Syr­ian refugees in Tur­key, Turk­ish mi­grants in Ger­many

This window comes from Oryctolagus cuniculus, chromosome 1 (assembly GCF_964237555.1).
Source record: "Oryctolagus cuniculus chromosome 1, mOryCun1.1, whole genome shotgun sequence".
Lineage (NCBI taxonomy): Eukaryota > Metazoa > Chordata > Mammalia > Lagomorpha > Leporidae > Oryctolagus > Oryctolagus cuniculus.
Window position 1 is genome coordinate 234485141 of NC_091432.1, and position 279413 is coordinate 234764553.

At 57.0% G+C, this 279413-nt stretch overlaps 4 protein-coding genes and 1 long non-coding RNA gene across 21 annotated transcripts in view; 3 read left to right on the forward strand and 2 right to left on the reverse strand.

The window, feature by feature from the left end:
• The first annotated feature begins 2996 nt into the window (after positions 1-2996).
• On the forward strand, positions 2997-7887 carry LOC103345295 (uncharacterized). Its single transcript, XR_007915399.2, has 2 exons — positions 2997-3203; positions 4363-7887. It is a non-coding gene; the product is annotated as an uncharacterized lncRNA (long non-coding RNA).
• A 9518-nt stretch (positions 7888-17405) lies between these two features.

In the first decade of the Jus­tice and Devel­op­ment Party (AK Party) rule, some among the con­ser­va­tive seg­ments were keen on ex­press­ing a sort of ad­mi­ra­tion for Arab-Is­lamic cul­ture. There was a net in­crease in the num­ber of Ara­bic-ori­gin names given to new­born ba­bies in the 2000’s. This long­ing for the Arab-Is­lamic cul­ture was ac­com­pa­nied by the rise in anti-Western feel­ings, which was not lim­ited to Turks liv­ing in Tur­key but was also ex­pressed openly by Turks liv­ing in Europe, even though the lat­ter did not have plans to move to Arab coun­tries. President Re­cep Tayyip Er­do­gan en­joyed tremen­dous pop­u­lar­ity among the Turk­ish com­mu­ni­ties liv­ing in Europe. His con­stant bash­ing of Euro­pean lead­ers made those who did not suc­ceed in feeling at home in Europe quiet happy. And in fact the AK Party’s rul­ing elites re­frained from en­cour­ag­ing Turks abroad to fully in­te­grate in the com­mu­ni­ties in which they had de­cided to live. The sym­pa­thy for the Arabs and Ara­bic cul­ture started to change fol­low­ing the ar­rival of Syr­ian refugees. Turk­ish sec­u­lar elites were never par­tic­u­larly fond of Arabs and they from day one re­sented the wel­com­ing at­ti­tude shown to Syr­ian refugees. Iron­i­cally, Turk­ish sec­u­lar elites were not the ones ex­pe­ri­enc­ing the Syr­ian re­al­ity in their ev­ery­day lives. It was rather the AK Party con­stituency that were so fond of giv­ing their chil­dren Ara­bic names that started to ex­pe­ri­ence that re­al­ity, like their chil­dren shar­ing their class­rooms with Syr­ian chil­dren.

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